The French Revolution (French: Révolution française) was a period of radical social and political upheaval in France from 1789 to 1799 that profoundly affected French and modern history, marking the decline of powerful monarchies and churches and the rise of democracy and nationalism. Popular resentment of the privileges enjoyed by the clergy and aristocracy grew amidst a financial crisis following two expensive wars and years of bad harvests, motivating demands for change. These were couched in terms of Enlightenment ideals and caused the convocation of the Estates-General in May 1789. The first year of the Revolution saw members of the Third Estate taking control, the assault on the Bastille in July, the passage of the Declaration of the Rights of Man and of the Citizen in August, and a march on Versailles that forced the royal court back to Paris in October. A central event of first stage was the abolition of feudalism and the old rules, taxes, courts and privileges left over from the age of feudalism on 4 August 1789.The next stage was dominated by struggles between various liberal assemblies and right-wing supporters of the monarchy intent on thwarting major reforms. A republic was proclaimed in September 1792. In a momentous event that led to international condemnation, King Louis XVI was executed on 21 January 1793.

-French Revolution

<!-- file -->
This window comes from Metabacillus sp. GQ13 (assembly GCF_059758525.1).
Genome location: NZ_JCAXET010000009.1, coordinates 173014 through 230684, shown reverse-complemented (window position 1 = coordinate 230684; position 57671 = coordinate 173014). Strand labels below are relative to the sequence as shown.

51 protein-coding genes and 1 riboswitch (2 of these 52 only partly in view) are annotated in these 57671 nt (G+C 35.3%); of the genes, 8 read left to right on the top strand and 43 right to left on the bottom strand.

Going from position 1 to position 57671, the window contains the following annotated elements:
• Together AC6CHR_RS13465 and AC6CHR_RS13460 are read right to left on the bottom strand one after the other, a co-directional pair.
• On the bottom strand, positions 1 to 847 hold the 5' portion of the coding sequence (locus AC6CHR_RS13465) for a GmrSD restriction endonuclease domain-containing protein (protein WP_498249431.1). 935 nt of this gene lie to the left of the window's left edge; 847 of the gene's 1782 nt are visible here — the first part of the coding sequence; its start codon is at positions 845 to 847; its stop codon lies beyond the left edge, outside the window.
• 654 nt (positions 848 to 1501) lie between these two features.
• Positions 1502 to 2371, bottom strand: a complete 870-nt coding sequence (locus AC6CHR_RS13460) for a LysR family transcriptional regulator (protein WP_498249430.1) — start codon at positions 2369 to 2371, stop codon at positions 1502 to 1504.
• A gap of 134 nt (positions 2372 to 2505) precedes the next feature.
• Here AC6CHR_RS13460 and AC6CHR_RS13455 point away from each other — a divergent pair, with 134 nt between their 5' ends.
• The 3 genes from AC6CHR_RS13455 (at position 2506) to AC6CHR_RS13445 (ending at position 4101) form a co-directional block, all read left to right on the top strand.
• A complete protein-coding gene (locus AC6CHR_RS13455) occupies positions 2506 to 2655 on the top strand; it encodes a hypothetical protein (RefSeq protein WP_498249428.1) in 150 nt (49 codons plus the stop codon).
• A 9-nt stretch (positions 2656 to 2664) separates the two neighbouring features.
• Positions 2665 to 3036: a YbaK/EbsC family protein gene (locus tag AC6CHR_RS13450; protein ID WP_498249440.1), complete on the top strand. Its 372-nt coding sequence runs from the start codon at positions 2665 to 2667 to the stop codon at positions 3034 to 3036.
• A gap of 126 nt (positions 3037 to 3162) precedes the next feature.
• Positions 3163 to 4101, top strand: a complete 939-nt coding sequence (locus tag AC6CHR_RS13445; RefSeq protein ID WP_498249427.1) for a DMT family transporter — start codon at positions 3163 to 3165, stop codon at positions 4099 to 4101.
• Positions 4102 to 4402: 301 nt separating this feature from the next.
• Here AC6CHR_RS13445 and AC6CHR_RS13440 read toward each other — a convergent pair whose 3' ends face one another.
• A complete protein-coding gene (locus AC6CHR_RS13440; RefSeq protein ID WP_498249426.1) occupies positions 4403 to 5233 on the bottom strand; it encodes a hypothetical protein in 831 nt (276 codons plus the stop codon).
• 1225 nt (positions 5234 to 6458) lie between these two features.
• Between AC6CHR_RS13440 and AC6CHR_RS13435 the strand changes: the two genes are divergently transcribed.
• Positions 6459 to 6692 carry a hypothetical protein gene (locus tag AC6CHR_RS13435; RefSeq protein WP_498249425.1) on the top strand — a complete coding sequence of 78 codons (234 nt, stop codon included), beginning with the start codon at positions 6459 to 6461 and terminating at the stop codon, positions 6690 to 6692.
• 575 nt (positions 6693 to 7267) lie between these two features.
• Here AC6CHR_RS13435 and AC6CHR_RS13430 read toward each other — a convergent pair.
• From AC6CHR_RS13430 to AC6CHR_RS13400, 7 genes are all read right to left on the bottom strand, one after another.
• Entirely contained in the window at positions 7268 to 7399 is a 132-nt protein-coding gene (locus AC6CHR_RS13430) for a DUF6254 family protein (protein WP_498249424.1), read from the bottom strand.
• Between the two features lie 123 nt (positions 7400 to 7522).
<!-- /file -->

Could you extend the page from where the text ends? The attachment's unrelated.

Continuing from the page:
External threats closely shaped the course of the Revolution. The Revolutionary Wars beginning in 1792 ultimately featured French victories that facilitated the conquest of the Italian Peninsula, the Low Countries and most territories west of the Rhine – achievements that had eluded previous French governments for centuries. Internally, popular agitation radicalized the Revolution significantly, culminating in the rise of Maximilien Robespierre and the Jacobins. The dictatorship imposed by the Committee of Public Safety during the Reign of Terror, from 1793 until 1794, caused up to 40,000 deaths inside France,[1] abolished slavery in the colonies, and secured the borders of the new republic from its enemies. The Reign of Terror ended with the overthrow and execution of Robespierre and the other leading Jacobins in the Thermidorian Reaction. The Directory assumed control of the French state in 1795 and held power until 1799. In that year, conventionally seen as the conclusion of the Revolution, Napoleon Bonaparte overthrew the Directory in the coup of 18 Brumaire and established the Consulate. The First Empire under Napoleon emerged in 1804 and spread French revolutionary principles all over Europe during the Napoleonic Wars. The First Empire was militarily defeated by an anti-Napoleonic coalition that in 1815 brought about the restoration of the Bourbons, albeit under a constitutional monarchy, and the reversion to France's traditional frontiers.The modern era has unfolded in the shadow of the French Revolution. French society itself underwent a transformation as feudal, aristocratic, and religious privileges disappeared and old ideas about tradition and hierarchy were abruptly overthrown under the mantra of "Liberté, égalité, fraternité". Globally, the Revolution accelerated the rise of republics and democracies, the spread of liberalism, nationalism, socialism and secularism, the development of modern political ideologies, and the practice of total war. Some of its central documents, like the Declaration of the Rights of Man, expanded the arena of human rights to include women and slaves............(WIKI)